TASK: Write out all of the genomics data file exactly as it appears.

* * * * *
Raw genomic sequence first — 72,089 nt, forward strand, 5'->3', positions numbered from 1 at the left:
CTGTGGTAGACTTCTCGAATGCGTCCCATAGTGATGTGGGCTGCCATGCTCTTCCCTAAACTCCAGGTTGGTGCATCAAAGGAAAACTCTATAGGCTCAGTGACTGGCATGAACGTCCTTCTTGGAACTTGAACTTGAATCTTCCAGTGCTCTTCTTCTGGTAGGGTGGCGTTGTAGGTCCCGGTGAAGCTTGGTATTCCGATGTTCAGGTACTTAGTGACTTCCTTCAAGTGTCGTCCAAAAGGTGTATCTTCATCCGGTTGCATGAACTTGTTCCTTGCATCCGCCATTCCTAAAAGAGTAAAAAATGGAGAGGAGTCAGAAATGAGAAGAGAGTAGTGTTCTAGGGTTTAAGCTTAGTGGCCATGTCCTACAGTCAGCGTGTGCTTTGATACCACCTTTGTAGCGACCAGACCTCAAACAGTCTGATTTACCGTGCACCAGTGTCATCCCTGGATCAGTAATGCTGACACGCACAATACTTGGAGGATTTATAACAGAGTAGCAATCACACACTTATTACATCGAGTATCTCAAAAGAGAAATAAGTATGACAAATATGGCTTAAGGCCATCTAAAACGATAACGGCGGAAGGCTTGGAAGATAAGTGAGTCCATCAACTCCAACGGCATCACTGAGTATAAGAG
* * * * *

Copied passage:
Raw genomic sequence first — 72,089 nt, forward strand, 5'->3', positions numbered from 1 at the left:
CTGTGGTAGACTTCTCGAATGCGTCCCATAGTGATGTGGGCTGCCATGCTCTTCCCTAAACTCCAGGTTGGTGCATCAAAGGAAAACTCTATAGGCTCAGTGACTGGCATGAACGTCCTTCTTGGAACTTGAACTTGAATCTTCCAGTGCTCTTCTTCTGGTAGGGTGGCGTTGTAGGTCCCGGTGAAGCTTGGTATTCCGATGTTCAGGTACTTAGTGACTTCCTTCAAGTGTCGTCCAAAAGGTGTATCTTCATCCGGTTGCATGAACTTGTTCCTTGCATCCGCCATTCCTAAAAGAGTAAAAAATGGAGAGGAGTCAGAAATGAGAAGAGAGTAGTGTTCTAGGGTTTAAGCTTAGTGGCCATGTCCTACAGTCAGCGTGTGCTTTGATACCACCTTTGTAGCGACCAGACCTCAAACAGTCTGATTTACCGTGCACCAGTGTCATCCCTGGATCAGTAATGCTGACACGCACAATACTTGGAGGATTTATAACAGAGTAGCAATCACACACTTATTACATCGAGTATCTCAAAAGAGAAATAAGTATGACAAATATGGCTTAAGGCCATCTAAAACGATAACGGCGGAAGGCTTGGAAGATAAGTGAGTCCATCAACTCCAACGGCATCACTGAGTATAAGAG